Sadly unable to attend LOVE SONG DEDICATIONS (WITHOUT RICHARD MERCER) on the night I had nominated to go with my friends, I texted next day to see what the show had been like. “Energetic and clever and the finale is amazing!” one thumbed back, with appropriate emoticons. Having actually got to the show this evening, my work here is pretty much done . . . because that’s what I saw too. Doubly sadly, I don’t have emoticons but in general terms . . . :-):-):-) . . .
For anyone confused o.0.0.o by the name of the show . . . Richard Mercer was a radio host who had a show called Love Song Dedications which ran 3 hours on a weeknight, late, for 17 years. It was a much loved program and all sorts of people would ring and dedicate, obviously, a love song. And the host was warm with a unique baritone voice that men, women, young, old poured their heart out to. The show ended in 2013 with Trisha Yearwood’s ‘How Do I Live (Without You)?‘ Continue reading LOVE SONG DEDICATIONS (WITHOUT RICHARD MERCER): A CURE FOR ALL ILLS→
WYRD: THE SEASON OF THE WITCH draws on the tropes of urban legend to rework Shakespeare’s Scottish Play into a striking new narrative that follows the rise and fall of a powerful warrior identified only as ‘Our Lady.’ Her insatiable ambition makes her a target for the malevolent Wyrd Sisters who have their own designs for the infamous Scottish noble.
The high energy and tightly choreographed performance will feature Shakespeare’s original text cut from Macbeth, reordered and stitched back together with toe-tapping 50s pop songs, powerful choral speaking and high energy movement. Wyrd is a truly unexpected performance of the Bard’s ‘unlucky’ play. Continue reading WYRD:SEASON OF THE WITCH→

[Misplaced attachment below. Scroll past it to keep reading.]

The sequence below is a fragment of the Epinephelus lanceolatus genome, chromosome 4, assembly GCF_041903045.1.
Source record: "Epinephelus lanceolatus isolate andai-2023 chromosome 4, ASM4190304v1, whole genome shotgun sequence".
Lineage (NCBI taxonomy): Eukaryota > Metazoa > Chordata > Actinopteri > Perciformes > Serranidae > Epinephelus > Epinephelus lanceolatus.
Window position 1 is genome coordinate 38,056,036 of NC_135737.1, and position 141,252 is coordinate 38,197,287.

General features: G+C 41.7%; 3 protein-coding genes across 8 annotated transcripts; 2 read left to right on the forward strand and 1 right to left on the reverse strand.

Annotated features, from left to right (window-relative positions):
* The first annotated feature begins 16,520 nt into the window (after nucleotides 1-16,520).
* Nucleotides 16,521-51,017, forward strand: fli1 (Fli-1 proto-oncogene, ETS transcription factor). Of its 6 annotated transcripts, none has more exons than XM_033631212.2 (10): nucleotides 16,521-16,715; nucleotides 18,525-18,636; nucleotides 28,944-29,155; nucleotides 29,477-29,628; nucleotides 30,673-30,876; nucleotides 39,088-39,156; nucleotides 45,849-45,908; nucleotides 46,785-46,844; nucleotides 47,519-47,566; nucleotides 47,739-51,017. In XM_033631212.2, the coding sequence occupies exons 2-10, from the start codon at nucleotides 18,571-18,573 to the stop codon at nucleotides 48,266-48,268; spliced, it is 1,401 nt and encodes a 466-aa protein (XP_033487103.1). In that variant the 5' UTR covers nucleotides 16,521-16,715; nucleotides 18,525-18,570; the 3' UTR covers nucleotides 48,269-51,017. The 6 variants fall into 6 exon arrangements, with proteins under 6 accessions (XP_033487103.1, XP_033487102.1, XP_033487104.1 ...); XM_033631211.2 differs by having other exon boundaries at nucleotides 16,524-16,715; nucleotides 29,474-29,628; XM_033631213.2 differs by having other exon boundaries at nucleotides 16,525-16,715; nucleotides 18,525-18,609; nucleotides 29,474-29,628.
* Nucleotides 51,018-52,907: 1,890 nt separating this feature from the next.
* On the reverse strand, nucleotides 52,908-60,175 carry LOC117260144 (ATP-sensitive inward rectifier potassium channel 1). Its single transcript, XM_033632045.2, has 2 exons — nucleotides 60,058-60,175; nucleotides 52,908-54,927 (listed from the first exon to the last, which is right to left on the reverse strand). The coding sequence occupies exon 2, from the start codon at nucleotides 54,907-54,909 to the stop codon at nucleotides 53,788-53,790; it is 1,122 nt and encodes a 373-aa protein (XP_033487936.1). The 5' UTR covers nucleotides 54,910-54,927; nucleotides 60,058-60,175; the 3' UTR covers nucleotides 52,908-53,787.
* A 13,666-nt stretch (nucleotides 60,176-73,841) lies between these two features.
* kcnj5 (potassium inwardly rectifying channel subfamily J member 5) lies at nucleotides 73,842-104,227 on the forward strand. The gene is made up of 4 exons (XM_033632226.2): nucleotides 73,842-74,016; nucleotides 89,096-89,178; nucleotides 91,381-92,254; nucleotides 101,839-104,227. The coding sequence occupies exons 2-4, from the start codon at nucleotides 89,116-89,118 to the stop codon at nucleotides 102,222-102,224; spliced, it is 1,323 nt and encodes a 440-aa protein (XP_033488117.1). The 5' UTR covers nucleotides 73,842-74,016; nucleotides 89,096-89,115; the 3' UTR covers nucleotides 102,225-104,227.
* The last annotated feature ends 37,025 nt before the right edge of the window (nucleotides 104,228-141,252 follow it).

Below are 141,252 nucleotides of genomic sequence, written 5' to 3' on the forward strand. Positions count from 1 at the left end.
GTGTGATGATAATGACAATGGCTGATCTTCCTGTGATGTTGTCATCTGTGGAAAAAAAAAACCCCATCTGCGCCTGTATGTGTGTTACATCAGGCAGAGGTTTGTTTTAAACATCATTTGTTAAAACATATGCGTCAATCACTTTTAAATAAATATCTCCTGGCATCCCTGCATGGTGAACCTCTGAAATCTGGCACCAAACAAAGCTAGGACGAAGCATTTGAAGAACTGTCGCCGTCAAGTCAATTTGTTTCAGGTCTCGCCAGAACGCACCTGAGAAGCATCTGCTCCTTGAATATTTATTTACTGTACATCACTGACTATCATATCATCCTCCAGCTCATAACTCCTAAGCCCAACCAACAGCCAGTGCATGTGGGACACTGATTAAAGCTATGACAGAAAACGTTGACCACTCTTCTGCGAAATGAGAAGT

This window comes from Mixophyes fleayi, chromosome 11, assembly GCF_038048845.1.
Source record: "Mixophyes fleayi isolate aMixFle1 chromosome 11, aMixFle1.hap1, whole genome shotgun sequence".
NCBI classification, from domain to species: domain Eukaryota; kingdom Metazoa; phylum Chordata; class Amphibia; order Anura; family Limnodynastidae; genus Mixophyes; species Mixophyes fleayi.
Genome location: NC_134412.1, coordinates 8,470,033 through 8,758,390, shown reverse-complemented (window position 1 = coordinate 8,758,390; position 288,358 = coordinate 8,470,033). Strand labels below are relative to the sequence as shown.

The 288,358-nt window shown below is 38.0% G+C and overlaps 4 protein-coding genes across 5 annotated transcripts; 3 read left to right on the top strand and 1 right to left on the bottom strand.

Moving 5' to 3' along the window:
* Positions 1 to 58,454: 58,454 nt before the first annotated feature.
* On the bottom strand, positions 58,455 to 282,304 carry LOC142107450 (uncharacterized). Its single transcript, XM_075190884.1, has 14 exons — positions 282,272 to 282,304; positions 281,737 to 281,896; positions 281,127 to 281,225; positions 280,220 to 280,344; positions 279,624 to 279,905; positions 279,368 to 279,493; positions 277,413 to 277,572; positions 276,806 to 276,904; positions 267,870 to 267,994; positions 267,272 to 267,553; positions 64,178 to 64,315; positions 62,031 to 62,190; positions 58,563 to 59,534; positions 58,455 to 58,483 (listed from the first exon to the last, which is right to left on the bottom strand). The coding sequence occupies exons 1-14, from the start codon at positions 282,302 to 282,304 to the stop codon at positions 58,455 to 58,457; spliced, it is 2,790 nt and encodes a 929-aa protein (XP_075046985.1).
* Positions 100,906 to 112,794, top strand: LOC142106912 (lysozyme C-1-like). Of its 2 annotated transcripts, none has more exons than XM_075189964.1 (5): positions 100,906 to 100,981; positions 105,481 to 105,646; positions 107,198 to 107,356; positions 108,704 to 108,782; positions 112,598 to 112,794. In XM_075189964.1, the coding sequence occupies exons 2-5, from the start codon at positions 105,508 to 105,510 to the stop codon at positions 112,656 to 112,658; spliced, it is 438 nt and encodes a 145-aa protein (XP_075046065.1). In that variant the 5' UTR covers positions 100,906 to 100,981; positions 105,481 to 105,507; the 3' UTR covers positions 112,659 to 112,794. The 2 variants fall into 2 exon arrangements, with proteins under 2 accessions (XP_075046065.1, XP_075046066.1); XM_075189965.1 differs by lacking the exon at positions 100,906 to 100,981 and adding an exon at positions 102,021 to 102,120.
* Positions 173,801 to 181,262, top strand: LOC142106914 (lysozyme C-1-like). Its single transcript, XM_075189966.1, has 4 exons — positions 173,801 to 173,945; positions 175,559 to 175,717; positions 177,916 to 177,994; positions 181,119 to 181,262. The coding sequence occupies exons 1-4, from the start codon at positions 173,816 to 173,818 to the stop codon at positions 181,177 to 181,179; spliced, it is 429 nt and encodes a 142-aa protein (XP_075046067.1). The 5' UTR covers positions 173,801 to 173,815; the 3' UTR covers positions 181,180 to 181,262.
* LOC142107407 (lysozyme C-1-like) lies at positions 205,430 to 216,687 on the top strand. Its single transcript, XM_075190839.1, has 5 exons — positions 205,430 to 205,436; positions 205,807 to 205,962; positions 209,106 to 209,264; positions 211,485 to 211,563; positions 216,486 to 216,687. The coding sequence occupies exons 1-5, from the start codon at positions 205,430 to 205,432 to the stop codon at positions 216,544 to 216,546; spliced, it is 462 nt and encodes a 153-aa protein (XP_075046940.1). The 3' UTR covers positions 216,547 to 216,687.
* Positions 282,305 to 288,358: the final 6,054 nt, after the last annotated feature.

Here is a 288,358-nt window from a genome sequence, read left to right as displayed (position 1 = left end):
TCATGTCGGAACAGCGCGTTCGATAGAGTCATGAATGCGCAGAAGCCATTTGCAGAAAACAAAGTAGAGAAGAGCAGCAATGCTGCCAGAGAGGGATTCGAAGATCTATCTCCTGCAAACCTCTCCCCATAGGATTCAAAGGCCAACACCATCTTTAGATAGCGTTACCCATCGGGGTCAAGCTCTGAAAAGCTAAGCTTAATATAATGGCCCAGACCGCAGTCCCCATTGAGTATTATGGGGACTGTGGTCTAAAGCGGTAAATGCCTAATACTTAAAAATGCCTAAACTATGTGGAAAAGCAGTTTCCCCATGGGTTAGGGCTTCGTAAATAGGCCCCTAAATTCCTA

These four short plays by Samuel Beckett are performed within sixty minutes without an interval, and showcase some of his finest work. Typical of Beckett’s plays, his stage directions are always exactingly detailed and precise, preventing any changes/interpretations being made to his plays.
Always stitched within his unflinching need for perfection including precisely chosen words, are his quite extraordinary and often absurdist examinations of the human condition.
Every theatre-goer has a different experience, and form their own vivid interpretations of what they see and what they hear, because of the numerous theatrical aspects contained within every Samuel Beckett play.
Phillip Ridley’s harrowing play of grief and the impact of post traumatic stress is given the full on, in your face treatment, under Claudia Barrie’s direction. The play opens with loud heavy guitar sounds before a stark, all white room is suddenly and intensely illuminated. A single figure is screaming and begging for his life. The stage goes black. Continue reading Shivered @ The Pact Theatre→
My friend has two sisters and I only have a brother. Familial practices, allegiances and secrets lie at the dichotomous heart of Theatre Excentrique’s ANTIGONE. A modern audience does not bear the weight of Antigone’s terrible ancestral turmoil but this sparse, drum punctuated production encourages each responder to bring their own sibling background to the interpretation.
On the surface, Antigone appears to be driven by a spiritual imperative to ease the wandered suffering of her dead brother’s soul but politics and power are encountered first in the domestic setting. My friend and I saw different shows. Both engaging, then absorbing, then intriguing: but different. We never really recover from family. Continue reading Antigone by Jean Anouith @ The Pact Theatre→
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